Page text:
India show ‘concern’ in US’ rights record

The Prime Minister, Shri Narendra Modi with the US President, Mr. Barack Obama, at Hyderabad House, in New Delhi on January 25, 2015.
The Prime Minister, Shri Narendra Modi with the US President, Mr. Barack Obama, at Hyderabad House, in New Delhi on January 25, 2015.

As violence continues in Baltimore in the US following the custodial death of a black man, India has pointed out areas of “concern” regarding the US’ human rights record, including “deficiencies in law enforcement procedures and disproportionate use of force”.

In a statement, India’s Permanent Representative to the UN at Geneva Ajit Kumar acknowledged the “openness of the US delegation in accepting areas of continuing concern such as racial bias in the criminal justice system, incidents of bias-motivated crimes, including those committed against Hindus and Sikhs, and need for safety and living conditions at confinement facilities”.

India made a few recommendations, including that the US “may consider establishing a national human rights institution”.

“We encourage the US Government to take adequate steps towards gender parity at workplace, protect women from all forms of violence and enhance opportunities in education and health for children from ethnic minorities.”

“We note efforts towards maintaining respect for privacy and civil liberties while addressing dangers to national security. We request the US delegation to share more information in this connection.”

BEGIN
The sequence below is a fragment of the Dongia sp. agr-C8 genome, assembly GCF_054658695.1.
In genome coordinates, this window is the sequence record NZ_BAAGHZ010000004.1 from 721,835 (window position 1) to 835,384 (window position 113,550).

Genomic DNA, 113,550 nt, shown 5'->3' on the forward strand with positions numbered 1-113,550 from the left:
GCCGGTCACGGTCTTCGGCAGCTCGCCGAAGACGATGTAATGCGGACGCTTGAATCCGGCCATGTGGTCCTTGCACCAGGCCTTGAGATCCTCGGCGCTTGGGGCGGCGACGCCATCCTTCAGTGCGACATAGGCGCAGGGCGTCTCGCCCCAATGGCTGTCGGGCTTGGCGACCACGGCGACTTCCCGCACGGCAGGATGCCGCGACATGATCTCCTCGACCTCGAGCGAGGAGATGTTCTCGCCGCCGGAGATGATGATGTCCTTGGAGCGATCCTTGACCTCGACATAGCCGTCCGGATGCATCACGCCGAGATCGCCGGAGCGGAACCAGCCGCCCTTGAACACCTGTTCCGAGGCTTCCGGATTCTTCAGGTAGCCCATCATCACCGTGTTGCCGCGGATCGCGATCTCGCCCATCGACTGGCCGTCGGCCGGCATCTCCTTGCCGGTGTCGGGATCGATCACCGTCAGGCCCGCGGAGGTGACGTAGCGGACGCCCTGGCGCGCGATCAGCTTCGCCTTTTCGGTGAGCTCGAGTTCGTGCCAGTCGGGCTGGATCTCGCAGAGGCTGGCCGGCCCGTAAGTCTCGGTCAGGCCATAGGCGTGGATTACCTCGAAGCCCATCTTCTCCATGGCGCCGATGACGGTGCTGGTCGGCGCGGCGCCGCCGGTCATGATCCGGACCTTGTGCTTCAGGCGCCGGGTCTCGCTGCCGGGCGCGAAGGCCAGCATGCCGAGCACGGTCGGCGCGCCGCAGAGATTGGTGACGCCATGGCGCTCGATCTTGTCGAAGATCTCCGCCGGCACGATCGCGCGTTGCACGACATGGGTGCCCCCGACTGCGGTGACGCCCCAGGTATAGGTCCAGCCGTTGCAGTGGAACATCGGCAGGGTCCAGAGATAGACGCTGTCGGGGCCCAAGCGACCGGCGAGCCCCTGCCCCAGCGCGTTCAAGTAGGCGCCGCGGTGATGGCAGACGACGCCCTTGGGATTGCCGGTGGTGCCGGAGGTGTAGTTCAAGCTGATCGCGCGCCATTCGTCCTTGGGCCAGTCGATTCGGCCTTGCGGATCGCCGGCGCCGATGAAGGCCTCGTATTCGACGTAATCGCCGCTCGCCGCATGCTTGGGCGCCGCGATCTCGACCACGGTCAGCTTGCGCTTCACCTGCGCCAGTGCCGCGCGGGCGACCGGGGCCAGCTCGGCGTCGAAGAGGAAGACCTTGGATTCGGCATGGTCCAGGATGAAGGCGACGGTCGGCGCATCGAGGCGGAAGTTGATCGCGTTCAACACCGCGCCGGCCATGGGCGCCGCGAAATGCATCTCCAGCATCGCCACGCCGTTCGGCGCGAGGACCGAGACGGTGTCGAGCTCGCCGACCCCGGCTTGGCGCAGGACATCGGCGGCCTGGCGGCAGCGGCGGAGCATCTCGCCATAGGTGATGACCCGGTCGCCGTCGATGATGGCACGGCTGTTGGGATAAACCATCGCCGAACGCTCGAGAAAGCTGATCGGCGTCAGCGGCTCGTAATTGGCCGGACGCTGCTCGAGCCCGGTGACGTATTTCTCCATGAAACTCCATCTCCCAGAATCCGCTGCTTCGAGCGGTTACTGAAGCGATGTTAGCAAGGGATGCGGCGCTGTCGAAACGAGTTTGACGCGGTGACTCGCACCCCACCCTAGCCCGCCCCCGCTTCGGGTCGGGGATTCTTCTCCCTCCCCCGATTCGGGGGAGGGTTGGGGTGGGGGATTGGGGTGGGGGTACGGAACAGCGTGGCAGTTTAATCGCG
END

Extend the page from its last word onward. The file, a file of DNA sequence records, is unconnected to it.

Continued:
India also welcomed the developments towards better protection of the rights of indigenous peoples by the US.

“We recommend that the US consider early ratification of International Conventions relating to the Economic, Social and Cultural Rights (CESCR), Rights of the Child (CRC) and Elimination of Discrimination Against Women (CEDAW).”

Speaking before the United Nations Human Rights Council, State Department’s acting legal adviser Mary McLeod highlighted steps taken by the US to battle against all forms of discrimination.

“Torture and cruel and inhuman and degrading treatment and punishment are absolutely prohibited at all times and in all places under both international law and US domestic law with no exception,” she said.

McLeod was speaking at the US’ Universal Periodic Review (UPR) at the UN Human Rights Council. The UPR is a process which involves a periodic review of the human rights records of all 193 UN member states.

Baltimore has witnessed a spate of violence following the death in police custody of Freddie Gray, 25, earlier this month. Gray’s death is the latest in a line of deaths of unarmed black teens/men due to use of excessive use of force or shooting by the police in the US.

India last week, during a statement on the UPR of the Maldives’ human rights record, called upon the Indian Ocean nation of islands to safeguard space for legitimate political dissent.

“We have seen reports by UN agencies that press freedom is being abridged. The Special Rapporteur on the independence of judges and lawyers has also reported their increased politicization. Maintaining public trust requires strong adherence to due process. The space for legitimate political dissent must be safeguarded,” India has said.